Today, a lot has changed. South County Center mall on Lindbergh finally went through a much needed remodel. Somehow around the 2000s, South County Center mall is the one to go to while in South County and Crestwood mall is now a dump.
The smaller 5 screen theater was located in the basement across from the food court. After a remodel (unsure of the year) the theater moved behind Dillards. The previous space in the basement became an Exhilarama game area.
Now that this mall is faultering, I’m amazed to see that the theater is still opened. Kenrick 8 down Watson has already closed. I don’t believe any screens here have stadium seating. I wonder how much longer this theater has left in it before it closes along with the rest of this mall. Only time will tell!
JAlex, how did you guess that Wehrenberg was about to pull the plug on this one before they did it? I knew it would happen soon enough — it was one of the smallest theaters Wehrenberg had left and Wehrenberg believes the bigger-the better.
I can only remember this theater as being a discounted one opened by Wehrenberg. I only went to this theater in the mid 1990s to see things like Casper, Beethoven, Psycho remake, and The Lost World.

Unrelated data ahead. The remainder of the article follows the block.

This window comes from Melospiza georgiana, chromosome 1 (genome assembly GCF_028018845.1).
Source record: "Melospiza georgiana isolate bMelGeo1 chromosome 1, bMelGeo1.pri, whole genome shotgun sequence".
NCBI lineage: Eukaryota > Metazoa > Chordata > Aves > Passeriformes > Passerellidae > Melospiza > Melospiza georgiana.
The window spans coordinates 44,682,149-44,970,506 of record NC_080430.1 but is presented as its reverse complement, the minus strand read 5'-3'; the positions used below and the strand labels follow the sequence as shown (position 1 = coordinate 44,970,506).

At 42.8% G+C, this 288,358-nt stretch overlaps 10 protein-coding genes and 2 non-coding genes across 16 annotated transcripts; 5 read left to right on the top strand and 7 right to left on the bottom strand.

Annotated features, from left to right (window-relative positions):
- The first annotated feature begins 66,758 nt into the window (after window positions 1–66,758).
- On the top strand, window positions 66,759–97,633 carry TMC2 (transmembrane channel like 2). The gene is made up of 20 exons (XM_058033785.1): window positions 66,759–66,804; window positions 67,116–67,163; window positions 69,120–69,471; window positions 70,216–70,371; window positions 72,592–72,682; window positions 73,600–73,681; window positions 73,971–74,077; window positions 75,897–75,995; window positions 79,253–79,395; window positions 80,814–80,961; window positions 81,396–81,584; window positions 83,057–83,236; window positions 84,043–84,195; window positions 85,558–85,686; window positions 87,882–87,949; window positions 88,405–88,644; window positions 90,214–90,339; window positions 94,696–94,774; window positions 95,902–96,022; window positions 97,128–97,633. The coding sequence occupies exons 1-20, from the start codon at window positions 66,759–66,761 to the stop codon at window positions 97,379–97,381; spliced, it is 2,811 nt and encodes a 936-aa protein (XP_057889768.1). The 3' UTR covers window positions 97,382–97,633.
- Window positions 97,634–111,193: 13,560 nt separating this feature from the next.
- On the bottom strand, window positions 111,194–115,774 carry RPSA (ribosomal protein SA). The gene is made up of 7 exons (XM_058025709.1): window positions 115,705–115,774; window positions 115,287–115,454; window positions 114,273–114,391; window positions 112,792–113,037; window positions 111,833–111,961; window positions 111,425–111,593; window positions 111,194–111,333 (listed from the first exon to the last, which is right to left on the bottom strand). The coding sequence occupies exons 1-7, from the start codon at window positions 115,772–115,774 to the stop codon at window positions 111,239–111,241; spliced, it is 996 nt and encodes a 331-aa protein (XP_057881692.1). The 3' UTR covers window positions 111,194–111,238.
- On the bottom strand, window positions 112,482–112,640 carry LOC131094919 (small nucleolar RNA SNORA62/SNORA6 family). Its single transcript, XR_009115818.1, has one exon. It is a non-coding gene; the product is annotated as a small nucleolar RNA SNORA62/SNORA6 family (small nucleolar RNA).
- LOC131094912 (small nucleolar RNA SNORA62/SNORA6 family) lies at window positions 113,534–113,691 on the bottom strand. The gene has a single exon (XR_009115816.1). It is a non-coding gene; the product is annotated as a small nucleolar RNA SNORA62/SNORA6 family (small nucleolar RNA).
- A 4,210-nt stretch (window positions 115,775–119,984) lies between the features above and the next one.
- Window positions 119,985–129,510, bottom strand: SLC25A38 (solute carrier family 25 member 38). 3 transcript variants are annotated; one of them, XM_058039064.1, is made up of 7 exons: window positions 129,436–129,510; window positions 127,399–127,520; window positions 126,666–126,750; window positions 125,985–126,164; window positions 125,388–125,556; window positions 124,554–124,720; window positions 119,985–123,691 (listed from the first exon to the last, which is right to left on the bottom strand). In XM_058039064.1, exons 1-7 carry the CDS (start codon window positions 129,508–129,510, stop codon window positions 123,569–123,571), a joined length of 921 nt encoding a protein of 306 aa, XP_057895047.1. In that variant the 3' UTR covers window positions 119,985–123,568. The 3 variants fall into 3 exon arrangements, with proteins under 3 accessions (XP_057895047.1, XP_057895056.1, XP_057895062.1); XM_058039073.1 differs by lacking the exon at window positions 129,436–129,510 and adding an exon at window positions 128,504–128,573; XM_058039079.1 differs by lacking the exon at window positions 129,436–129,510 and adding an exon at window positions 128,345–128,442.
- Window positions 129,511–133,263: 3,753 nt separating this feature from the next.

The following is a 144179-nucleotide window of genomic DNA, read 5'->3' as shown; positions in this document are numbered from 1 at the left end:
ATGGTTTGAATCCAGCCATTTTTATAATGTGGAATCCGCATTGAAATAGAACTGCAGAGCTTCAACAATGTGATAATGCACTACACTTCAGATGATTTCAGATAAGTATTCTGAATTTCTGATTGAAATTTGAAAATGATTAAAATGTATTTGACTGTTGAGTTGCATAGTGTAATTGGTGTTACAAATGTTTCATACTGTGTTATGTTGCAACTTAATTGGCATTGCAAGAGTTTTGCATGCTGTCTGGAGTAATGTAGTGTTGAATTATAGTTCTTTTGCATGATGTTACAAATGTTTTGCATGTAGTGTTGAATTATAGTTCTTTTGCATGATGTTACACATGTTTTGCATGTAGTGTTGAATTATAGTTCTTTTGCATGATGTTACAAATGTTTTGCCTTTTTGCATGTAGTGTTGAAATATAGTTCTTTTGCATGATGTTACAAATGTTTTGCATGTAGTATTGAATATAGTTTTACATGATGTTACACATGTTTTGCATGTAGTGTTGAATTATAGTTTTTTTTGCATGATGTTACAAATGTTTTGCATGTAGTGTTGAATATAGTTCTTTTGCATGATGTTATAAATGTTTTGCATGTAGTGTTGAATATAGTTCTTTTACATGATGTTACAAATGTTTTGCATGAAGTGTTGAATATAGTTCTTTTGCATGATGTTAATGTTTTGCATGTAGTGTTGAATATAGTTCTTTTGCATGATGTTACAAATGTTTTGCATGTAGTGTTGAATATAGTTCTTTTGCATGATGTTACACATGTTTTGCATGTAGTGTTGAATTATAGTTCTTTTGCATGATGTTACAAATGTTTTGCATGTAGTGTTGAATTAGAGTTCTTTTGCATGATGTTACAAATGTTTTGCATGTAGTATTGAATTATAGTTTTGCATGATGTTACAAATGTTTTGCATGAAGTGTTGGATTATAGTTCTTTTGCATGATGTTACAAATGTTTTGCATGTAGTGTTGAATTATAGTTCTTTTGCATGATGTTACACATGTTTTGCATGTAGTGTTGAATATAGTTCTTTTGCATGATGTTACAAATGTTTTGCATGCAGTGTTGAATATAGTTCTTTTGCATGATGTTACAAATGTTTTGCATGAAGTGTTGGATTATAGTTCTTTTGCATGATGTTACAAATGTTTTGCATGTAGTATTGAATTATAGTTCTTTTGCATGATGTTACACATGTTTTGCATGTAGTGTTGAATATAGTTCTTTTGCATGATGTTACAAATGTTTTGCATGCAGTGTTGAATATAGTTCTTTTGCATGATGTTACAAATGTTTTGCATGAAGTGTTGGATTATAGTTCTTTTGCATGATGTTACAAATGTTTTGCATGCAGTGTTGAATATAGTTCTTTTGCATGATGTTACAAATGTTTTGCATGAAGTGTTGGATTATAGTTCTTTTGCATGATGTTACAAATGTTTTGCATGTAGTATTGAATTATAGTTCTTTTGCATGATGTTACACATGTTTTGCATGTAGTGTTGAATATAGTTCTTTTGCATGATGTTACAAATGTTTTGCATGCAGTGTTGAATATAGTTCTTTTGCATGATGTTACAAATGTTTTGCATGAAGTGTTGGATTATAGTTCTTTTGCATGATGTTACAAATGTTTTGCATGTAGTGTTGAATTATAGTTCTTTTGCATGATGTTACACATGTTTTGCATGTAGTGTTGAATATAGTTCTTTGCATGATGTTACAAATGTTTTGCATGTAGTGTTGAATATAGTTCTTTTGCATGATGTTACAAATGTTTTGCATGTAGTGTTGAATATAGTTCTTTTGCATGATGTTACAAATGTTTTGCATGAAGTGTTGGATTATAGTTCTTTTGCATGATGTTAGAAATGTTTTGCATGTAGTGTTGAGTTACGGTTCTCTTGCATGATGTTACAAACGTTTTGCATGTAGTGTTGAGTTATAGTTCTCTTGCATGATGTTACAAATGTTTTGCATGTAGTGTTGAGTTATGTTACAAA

Funny thing about the architecture, General Cinemas must have opened similar built 8 screen theaters in other cities as I can remember seeing a movie in Ft. Wayne IN and the theater looking exactly identical to the Lindbergh 8. The lobby and theater arrangement was completely identical.
Is it just me, or does anyone else ever think/feel that these discount theaters are not up to par as the “real” ones? I don’t mean to sound like a snob but I always felt this way about these second-run theaters….the pricing is great but it feels so sub-par…probably because I’m usually one of the only ones inside the theater.
This theater closed when Wehrenberg went bankrupt. It was completed torn down and replaced with a new office building adjacent to the Home Depot that’s down that way.
Why is there a Texaco sign? Was there one behind it? I thought it was right along the edge of Lemay Ferry?
Did this theater close in 1987? When exactly did this close? Anyone know what the last movies were that were shown?
So was this located in the plaza that is now Babies R Us/Sports Authority, etc? Or over by Old Navy?